Northeastern confident in housing plan despite city and faculty opposition


Kelly Thomas

Northeastern filed a proposal with the city to use 149 rooms in the Midtown Hotel as student housing.

Jayden Khatib, deputy city editor

With the ongoing effort to maintain physical distancing for the fall, housing at Northeastern will look very different next semester.

Vice President and Chief of Campus Planning and Development Kathy Spiegelman said in an interview with The News that reducing density is one of the university’s top priorities to ensure safety this fall. She said this requires steps such as taking over parts of the Westin and Midtown hotels and capping room occupancy at two people.

However, not everyone is convinced that these steps will be enough to protect all members of the community, as pointed out by union leaders and community members after Spiegelman spoke at a Boston city council meeting July 9.

Some community members who gave public comments were concerned that Northeastern reopening will bring new COVID-19 cases to the historically Black neighborhood of Roxbury.

“In a historic time of black liberation uprisings, Northeastern has decided to add insult to injury by bringing students from all over the country and the world to Roxbury, completely disregarding the research showing that COVID-19 is disproportionately affecting black and brown communities,” said Somy Kim, an adjunct teaching professor in the Writing Program at Northeastern, in her public comment.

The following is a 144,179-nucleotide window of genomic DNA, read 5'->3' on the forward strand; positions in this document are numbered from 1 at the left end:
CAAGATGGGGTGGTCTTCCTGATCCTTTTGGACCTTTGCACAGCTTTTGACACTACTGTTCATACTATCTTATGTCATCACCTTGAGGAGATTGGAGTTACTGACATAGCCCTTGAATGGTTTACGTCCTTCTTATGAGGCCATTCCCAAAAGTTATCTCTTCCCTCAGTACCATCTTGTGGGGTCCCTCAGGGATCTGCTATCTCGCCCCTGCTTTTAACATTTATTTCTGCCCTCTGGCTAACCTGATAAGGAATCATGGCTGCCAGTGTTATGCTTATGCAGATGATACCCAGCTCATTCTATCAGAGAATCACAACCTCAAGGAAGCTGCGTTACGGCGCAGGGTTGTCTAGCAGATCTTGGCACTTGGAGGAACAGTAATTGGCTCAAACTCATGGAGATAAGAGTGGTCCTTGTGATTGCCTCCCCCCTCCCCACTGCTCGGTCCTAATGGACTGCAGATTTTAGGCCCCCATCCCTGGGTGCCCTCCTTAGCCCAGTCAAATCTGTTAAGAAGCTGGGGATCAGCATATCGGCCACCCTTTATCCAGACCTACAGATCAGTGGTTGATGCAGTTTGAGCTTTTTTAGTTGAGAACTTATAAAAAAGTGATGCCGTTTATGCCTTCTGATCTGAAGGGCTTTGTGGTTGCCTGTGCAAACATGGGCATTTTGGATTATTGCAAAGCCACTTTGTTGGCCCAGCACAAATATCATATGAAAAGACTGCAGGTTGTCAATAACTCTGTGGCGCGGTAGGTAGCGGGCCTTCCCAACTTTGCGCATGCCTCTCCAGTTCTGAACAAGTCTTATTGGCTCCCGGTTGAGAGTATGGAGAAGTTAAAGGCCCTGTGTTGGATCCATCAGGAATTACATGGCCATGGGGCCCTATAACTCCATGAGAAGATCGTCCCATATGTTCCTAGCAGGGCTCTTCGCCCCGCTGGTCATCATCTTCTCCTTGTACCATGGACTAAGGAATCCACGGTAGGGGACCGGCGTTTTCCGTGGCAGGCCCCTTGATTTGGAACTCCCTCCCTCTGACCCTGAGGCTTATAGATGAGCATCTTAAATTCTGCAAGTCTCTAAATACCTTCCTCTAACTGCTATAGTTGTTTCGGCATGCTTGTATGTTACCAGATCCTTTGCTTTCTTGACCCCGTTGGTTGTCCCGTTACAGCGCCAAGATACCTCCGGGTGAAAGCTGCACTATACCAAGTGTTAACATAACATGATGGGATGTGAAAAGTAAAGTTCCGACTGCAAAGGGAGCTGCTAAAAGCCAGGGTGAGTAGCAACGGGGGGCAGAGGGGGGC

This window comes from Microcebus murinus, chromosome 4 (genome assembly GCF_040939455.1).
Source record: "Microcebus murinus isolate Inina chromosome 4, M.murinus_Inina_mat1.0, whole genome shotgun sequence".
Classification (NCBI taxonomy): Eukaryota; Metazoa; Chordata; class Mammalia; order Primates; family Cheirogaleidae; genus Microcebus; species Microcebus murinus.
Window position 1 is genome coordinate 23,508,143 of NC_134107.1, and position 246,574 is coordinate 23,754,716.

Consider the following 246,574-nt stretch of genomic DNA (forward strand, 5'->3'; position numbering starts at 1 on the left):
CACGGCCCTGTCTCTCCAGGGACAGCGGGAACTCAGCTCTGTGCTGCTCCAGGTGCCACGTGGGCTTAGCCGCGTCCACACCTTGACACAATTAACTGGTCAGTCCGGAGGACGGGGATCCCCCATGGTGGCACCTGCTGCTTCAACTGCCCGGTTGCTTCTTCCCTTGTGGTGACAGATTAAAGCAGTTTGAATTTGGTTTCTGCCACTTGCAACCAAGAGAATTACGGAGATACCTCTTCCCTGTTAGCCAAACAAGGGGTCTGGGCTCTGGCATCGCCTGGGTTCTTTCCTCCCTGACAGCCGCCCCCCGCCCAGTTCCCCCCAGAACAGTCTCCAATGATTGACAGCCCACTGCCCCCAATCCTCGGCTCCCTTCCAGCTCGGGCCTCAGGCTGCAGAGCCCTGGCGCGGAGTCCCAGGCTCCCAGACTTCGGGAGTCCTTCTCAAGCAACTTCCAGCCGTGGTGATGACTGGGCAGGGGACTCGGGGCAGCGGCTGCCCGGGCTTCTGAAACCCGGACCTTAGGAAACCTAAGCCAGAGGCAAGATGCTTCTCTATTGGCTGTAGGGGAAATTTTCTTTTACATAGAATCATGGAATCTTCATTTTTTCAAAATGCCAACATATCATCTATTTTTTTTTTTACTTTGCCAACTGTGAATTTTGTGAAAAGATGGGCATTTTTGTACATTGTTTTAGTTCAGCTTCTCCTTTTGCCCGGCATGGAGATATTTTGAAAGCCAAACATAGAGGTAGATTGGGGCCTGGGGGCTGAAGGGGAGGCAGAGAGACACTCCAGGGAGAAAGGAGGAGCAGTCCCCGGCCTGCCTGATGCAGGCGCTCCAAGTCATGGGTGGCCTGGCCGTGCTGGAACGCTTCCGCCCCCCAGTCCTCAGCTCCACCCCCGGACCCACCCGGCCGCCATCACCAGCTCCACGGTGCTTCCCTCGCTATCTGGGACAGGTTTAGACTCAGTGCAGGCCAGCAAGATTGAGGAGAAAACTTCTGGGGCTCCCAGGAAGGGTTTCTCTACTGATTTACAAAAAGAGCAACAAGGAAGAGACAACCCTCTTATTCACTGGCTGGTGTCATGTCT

Northeastern plans to lease 147 additional apartment units on the outskirts of campus, including some in Roxbury. Although campus reopening will bring more on-campus students to neighborhoods around the university, these students will only be living in areas that have housed students in the past. The university will simply be renting additional units in apartment buildings where they already lease apartments, Spiegelman said.

“We discussed it with the city that we didn’t go into any properties that we didn’t already have students living in, but we did pick up some additional units,” she said.

In the July 9 City Council meeting, UNITE HERE Local 26 General Agent Phillip McNeil also raised the concern that students and the people that they interact with could expose more hotel staff to COVID-19.

“We are focused on testing and tracing – we’re focused on making sure not a single member of ours gets sick or a single additional member becomes a fatality because of this virus,” McNeil said. “All this testing and tracing, the millions of dollars we’re going to spend, that all goes out the window if we allow Grubhub to come up into these hotel rooms … “Forget about the economic justice issue, I’m talking about health and safety for everybody. This might be a temporary crisis, but these aren’t temporary workers.”

Spiegelman said students living in hotels will still have meal plans and that the only hotel staff they will interact with are workers cleaning hotel common areas. She said that if all goes to plan, Northeastern students should be some of the safest residents in Boston.

“Whether the students are living in our campus or in housing around our campus, either housing we supply or housing that they obtain on their own, they are required to test when they arrive, and they will be testing every five days through the semester,” Spiegelman said. “That testing and a process of contact tracing is going to make the Northeastern community of students not create any risks for our neighbors. They’ll be part of the city of Boston. There’ll be things that happen because we’re members of the Boston community.”

Jayden Khatib can be reached at [email protected] or @jaydenkhatib on Twitter.